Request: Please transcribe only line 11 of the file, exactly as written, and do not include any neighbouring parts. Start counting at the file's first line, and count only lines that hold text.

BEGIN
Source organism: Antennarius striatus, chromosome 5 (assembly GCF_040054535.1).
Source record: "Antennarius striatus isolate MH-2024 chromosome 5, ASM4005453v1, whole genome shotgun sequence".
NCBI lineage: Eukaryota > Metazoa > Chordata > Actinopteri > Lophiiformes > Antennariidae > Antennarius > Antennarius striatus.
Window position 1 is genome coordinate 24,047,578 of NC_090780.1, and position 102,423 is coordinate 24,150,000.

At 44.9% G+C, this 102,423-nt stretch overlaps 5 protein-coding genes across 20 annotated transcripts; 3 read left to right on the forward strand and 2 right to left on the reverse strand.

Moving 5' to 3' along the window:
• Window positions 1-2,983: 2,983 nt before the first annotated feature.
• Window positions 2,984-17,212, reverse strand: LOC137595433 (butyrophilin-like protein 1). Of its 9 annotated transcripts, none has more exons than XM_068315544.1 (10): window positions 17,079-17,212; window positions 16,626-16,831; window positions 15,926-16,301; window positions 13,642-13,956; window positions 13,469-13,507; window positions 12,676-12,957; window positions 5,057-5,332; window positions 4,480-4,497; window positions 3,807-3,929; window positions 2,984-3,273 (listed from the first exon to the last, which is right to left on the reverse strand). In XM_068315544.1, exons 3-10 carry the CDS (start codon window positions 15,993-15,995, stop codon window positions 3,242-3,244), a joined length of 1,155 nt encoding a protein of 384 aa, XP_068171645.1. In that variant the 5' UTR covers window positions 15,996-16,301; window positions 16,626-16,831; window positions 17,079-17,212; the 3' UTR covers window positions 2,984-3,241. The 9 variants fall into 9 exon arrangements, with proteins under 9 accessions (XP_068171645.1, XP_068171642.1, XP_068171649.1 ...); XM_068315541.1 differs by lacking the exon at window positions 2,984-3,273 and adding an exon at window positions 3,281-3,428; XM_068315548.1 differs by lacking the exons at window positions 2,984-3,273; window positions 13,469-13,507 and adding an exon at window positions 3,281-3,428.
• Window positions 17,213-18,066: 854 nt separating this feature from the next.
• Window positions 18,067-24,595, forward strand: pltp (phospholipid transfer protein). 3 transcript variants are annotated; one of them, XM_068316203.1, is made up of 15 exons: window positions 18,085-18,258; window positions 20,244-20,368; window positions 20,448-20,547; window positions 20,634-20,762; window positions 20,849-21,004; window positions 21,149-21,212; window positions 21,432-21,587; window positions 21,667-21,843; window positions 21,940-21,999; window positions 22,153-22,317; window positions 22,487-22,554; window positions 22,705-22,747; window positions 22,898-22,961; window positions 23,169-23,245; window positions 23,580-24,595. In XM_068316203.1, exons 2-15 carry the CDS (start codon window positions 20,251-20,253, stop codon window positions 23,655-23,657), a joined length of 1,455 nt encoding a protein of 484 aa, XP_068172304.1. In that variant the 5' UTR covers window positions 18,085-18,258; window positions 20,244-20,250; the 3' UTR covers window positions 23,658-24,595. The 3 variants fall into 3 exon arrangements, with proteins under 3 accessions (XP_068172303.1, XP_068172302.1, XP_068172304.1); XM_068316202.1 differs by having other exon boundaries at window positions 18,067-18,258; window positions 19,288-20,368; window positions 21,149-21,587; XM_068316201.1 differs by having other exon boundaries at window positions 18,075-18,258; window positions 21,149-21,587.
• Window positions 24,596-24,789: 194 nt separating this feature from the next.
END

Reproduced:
• Window positions 24,596-24,789: 194 nt separating this feature from the next.